Parallels To The Author In To The Lighthouse, By Virginina Woolf

888 words - 4 pages

Virginia Woolf's 'To the Lighthouse' is a fine example of modernist literature, like her fellow modernist writers James Joyce and D.H Lawrence. This novel in particular is of the most autobiographical. The similarities between the story and Woolf's own life are not accidental. The lighthouse, situations and deaths within the novel are all parallel to Woolf's childhood, she wrote in her diary 'I used to think of [father] & mother daily; but writing The Lighthouse, laid them in my mind ….(I believe this to be true – that I was obsessed by them both, unheathily; & writing of them was a necessary act). Woolf, Diary, 28 November 1928) Woolf like many other modernist writers uses stream of consciousness, this novel in particular features very little dialogue, preferring one thought, memory or idea to trigger another, providing an honest if not reliable account of the characters lives. There novels motifs are paired with many of the novels images. The novel features two main motifs that Woolf appears to be interested in examining, firstly we notice the relationships' between men and women and the other appears to be Woolf's use of parenthesis. The novels images only become apparent once these motifs have been explored, allowing the reader to examine the relationships between the different characters.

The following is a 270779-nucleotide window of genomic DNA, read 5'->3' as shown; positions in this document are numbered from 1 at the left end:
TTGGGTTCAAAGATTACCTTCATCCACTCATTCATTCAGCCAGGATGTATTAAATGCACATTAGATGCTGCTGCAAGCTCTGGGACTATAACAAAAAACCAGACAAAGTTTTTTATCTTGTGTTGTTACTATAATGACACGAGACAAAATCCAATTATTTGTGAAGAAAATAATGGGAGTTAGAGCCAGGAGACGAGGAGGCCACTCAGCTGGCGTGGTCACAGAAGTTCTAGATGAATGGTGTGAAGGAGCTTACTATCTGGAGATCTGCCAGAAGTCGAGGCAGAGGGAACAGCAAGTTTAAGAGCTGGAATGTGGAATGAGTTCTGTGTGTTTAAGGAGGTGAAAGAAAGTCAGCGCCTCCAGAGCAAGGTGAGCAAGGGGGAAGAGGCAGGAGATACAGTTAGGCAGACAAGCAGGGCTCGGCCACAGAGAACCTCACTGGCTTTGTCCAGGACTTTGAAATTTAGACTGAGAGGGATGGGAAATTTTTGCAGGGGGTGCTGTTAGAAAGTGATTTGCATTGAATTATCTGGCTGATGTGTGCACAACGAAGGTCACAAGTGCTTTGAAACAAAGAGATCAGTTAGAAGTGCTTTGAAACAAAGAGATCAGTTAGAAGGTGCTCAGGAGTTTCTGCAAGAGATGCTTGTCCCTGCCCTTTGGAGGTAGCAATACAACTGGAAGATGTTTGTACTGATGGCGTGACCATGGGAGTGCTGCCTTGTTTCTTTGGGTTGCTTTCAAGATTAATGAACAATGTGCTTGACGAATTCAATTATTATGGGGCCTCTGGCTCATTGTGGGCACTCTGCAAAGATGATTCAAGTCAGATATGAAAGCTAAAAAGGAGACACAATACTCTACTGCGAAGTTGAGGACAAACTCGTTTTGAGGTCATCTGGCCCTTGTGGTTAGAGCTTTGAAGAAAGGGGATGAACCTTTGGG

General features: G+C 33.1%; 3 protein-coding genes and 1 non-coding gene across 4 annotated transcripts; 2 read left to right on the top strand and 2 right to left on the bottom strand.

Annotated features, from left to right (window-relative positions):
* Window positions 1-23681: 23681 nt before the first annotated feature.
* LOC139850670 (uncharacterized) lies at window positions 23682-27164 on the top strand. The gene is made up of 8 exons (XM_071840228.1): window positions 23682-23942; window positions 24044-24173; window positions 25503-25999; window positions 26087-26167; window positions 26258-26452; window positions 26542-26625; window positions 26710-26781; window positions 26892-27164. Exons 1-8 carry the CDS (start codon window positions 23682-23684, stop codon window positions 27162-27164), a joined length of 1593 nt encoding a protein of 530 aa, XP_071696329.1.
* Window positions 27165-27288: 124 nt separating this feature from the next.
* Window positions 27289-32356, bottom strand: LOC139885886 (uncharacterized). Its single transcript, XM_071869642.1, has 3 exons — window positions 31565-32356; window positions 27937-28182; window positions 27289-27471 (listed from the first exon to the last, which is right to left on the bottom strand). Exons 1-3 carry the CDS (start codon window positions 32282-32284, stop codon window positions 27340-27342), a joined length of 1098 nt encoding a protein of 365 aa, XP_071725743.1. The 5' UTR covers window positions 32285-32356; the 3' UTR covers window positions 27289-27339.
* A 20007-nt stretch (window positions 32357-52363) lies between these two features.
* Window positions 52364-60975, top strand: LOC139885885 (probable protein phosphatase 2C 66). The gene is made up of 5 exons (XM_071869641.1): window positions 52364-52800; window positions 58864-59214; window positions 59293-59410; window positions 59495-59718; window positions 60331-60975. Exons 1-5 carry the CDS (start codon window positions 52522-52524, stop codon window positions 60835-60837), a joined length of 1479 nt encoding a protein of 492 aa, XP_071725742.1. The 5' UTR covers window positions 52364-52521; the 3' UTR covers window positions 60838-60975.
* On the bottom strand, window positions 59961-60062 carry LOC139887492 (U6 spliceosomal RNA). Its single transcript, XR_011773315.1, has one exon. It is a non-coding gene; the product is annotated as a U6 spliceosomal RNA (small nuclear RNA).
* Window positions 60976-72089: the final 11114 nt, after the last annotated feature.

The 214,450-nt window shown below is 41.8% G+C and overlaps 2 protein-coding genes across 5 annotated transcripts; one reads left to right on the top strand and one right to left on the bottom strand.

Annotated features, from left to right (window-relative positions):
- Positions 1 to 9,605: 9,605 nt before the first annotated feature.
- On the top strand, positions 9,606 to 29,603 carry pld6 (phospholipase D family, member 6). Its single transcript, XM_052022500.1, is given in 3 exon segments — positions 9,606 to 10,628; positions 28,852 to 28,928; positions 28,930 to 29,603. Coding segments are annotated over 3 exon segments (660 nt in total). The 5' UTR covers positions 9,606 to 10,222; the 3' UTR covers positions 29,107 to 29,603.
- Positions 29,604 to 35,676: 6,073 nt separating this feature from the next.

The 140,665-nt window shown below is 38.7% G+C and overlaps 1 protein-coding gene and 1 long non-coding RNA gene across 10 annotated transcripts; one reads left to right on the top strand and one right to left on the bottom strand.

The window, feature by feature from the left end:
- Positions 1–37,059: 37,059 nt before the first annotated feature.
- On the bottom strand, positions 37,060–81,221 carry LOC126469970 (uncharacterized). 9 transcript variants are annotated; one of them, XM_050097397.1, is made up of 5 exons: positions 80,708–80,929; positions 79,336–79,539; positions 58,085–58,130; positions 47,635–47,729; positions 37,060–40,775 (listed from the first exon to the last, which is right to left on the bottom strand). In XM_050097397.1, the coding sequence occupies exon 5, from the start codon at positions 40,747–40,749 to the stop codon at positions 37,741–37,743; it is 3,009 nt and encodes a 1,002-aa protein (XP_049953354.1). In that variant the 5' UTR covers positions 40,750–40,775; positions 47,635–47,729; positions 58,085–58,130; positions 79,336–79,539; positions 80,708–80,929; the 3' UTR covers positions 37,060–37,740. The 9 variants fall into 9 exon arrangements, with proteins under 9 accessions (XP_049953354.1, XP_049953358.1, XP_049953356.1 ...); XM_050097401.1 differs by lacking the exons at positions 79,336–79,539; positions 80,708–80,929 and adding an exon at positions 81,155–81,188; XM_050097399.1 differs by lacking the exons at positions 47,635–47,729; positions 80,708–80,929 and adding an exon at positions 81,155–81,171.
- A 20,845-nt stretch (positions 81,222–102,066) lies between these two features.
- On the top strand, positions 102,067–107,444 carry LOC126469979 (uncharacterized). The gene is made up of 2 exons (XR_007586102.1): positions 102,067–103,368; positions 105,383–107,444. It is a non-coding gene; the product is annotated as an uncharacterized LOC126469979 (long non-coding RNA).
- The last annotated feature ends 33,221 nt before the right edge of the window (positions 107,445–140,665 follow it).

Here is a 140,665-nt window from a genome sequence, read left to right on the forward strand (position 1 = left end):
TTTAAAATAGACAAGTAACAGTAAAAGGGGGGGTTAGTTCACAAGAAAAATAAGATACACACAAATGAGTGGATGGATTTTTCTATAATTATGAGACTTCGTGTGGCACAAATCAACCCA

Woolf's examination of the male and female relationships and the associated patriarchy within the novel can be seen best through Mr and Mrs Ramsay. Mrs Ramsay appears to be a woman that lacks her own personal identity, automatically drawn towards patriarchy. This allows Woolf to examine the psychological aspects of the male and female relationships by showing the effects of the Oedipus complex within James Ramsay's jealousy towards his father when he appears to notice that his mothers attention is drawn away from him towards his father. As difficult the relationship between James and his father may appear it is only used to show drawn to Mr Ramsay his mother is. As much as Mrs Ramsay needs the idea at least of patriarchism. Mr Ramsay however relies on Mrs Ramsay not just for the dutiful meaningless household tasks and mothering of his children, but also as a matriarchal figure, someone to reassure him, this is clearly seen in the line 'James felt all her strength flaring up to be drunk and quenched by the beak of brass, the arid scimitar of the male, which smote mercilessly, again and again, demanding sympathy.'(43) This idea of feamle understanding is heavily placed upon women within the novel, the only example of feminism appears to come from Lily Briscoe however is another character that finds herself troubled and...

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